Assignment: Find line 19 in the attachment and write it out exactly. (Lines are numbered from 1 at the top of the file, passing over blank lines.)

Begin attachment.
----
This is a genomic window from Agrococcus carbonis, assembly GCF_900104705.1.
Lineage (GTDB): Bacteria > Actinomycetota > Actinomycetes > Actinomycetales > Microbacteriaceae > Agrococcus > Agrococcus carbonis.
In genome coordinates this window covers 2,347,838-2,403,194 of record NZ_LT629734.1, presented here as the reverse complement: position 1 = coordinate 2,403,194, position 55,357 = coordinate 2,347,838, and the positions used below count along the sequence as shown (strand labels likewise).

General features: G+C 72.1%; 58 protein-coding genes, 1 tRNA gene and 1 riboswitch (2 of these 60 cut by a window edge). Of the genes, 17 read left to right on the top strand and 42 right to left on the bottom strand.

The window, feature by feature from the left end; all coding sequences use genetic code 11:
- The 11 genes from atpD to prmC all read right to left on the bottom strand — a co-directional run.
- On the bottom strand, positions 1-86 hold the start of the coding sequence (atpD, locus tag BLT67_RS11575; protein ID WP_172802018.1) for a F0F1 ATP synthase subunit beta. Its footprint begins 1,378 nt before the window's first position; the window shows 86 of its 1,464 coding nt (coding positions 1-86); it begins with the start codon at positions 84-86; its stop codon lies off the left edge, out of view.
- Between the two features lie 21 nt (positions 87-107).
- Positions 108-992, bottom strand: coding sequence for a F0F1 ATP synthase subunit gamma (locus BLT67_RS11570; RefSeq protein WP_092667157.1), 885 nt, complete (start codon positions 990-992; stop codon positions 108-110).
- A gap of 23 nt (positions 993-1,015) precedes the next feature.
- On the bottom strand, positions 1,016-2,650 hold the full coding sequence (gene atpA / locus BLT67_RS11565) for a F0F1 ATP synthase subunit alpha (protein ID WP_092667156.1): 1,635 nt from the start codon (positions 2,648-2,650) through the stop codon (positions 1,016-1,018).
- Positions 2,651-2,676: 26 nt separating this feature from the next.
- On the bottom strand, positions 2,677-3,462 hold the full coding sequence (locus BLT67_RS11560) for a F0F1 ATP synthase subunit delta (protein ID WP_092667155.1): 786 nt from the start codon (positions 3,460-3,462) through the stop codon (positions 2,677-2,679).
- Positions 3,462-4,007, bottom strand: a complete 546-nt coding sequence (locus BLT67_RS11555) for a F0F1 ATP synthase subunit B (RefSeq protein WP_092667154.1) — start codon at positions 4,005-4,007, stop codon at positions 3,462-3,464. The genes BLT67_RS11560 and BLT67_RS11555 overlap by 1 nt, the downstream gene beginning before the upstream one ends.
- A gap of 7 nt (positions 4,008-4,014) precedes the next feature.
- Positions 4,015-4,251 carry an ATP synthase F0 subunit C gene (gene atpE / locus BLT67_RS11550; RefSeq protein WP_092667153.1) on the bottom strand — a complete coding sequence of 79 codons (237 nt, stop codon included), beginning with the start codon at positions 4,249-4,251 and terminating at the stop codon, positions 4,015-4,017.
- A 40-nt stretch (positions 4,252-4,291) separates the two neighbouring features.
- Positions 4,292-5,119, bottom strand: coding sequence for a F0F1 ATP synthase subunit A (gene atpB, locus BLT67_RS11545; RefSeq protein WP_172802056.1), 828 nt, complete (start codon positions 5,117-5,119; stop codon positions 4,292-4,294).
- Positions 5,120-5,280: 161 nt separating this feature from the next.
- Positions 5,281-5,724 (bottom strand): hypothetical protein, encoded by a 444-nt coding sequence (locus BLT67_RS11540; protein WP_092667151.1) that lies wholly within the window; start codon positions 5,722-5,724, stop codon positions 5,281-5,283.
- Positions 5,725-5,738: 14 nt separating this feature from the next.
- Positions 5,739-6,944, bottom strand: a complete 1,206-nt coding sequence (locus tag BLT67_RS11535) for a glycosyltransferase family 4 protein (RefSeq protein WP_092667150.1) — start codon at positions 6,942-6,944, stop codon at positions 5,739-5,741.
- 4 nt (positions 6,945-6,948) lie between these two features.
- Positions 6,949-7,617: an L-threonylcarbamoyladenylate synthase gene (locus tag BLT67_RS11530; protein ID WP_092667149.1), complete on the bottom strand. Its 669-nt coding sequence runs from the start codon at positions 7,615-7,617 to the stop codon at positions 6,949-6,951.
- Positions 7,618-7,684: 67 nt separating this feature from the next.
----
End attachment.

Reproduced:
- Positions 5,120-5,280: 161 nt separating this feature from the next.